While his arrival may not have been a surprise — a number of Maggiolo’s former charges from his time at Atlético as well as Deportivo Petare joined him at Carabobo — the positional shift was.
After six years as a professional marauding down the flanks or creating havoc in the space all the best 10s manage to find, Maggiolo deployed Pérez at left back. Was it a moment of madness or a tactical masterstroke? The numbers suggest the latter.
Under Maggiolo, Carabobo have more or less set up in an attack-minded 4-4-2 each game and Pérez has more or less set the tone from left back — or false left back, as his fellow Carabobeños say in a nod to the false nine role.
His numbers speak for themselves. They are dazzling. Astonishing. They’re frankly absurd.
No player has completed as many dribbles in Liga FUTVE as Pérez this season (73) and yet he also has the highest dribble completion rate of those who’ve completed over 45 dribbles (82%).
To contextualise (but not compare), there’s not a single player in the top divisions of Brazil or Argentina this year who can boast such high numbers from the same output, and nor can Venezuela’s most exciting dribbler, Yeferson Soteldo (4.9 per 90 minutes/62%), or the world’s best, Lionel Messi (6 per 90/67%).
Yet it isn’t just the dribbling Pérez is a master of. No player in the league has won as many challenges (217) or averages as many challenges won per game (14) as he does. He’s not just maintained his creativity in his new role, he’s adapted to defending and flourished in his new position.
Out of the ten players in the league with the most dribbles completed, Pérez also tops the charts for passes completed (599), key passes made (11), tackles won (71), and percentage of tackles won (68%). Widen that penultimate statistic to every player in the league and Pérez still comes out on top.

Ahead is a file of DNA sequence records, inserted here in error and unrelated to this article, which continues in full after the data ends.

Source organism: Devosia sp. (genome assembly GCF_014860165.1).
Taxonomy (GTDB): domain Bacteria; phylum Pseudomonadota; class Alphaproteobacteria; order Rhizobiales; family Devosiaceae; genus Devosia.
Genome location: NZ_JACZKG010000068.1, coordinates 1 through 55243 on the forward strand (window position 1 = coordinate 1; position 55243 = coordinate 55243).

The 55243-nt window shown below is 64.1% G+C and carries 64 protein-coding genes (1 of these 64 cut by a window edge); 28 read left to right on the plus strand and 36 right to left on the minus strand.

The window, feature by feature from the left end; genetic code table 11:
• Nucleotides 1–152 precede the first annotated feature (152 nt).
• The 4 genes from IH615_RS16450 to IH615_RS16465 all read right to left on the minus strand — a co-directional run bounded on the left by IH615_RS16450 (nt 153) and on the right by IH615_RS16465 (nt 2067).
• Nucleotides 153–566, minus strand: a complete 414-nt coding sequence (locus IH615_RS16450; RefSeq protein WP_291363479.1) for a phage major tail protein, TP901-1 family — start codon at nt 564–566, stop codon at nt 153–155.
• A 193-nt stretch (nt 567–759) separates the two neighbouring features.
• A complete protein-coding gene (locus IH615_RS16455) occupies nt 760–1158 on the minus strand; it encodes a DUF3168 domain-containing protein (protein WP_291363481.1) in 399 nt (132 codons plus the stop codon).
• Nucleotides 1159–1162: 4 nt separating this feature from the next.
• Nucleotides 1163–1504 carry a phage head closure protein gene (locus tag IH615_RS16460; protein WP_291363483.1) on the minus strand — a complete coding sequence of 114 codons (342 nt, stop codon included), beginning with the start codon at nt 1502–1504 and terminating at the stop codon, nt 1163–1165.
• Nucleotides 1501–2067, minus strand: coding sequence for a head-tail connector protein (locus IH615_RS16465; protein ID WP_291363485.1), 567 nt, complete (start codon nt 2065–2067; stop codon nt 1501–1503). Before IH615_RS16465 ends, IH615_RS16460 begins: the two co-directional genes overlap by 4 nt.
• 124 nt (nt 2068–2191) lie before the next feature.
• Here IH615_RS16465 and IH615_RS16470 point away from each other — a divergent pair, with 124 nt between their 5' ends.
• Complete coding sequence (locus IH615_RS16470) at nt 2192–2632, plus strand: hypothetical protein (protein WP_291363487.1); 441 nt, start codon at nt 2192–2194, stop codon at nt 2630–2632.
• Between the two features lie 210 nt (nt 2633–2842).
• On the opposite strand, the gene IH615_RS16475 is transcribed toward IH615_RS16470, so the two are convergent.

Very impressed with how Carabobo FC are improving throughout the season.
My favourites are Juan Camilo Perez (23), a versatile left-footed playmaker who can also defend well, and Yeangel Montero (22), a fast, powerful right-footed inside forward operating from the left. #futve pic.twitter.com/LPOuC0f9ik
— Jordan Florit (@JordanFlorit) August 29, 2021
It’s worth reiterating that Juan Camilo Pérez is simultaneously leading the way for tackles won and dribbles completed, all the while playing out of position.
While you may not have heard of him, the scouts have. In an InStat report published in August [PDF], entitled Best players of Venezuelan League 2021, Juan Camilo Pérez was ranked the joint-highest alongside Carlos Vivas, recently shortlisted in CIES Football Observatory’s global Top 100 Teenagers, and Samson Akinyoola, Caracas FC’s Beninese striker.
Pérez’s skill on the ball and the ability to put it exactly where he wants — four assists, for example — may well result in Carabobo qualifying once again for continental football. If it doesn’t, it would be of no surprise to see a club from overseas capture his signature at the end of the year.
By Jordan Florit is the author of ‘Red Wine & Arepas: How Football is Becoming Venezuela’s Religion’ and founder of FUTVE English, a Twitter account dedicated to English language coverage of Venezuelan football.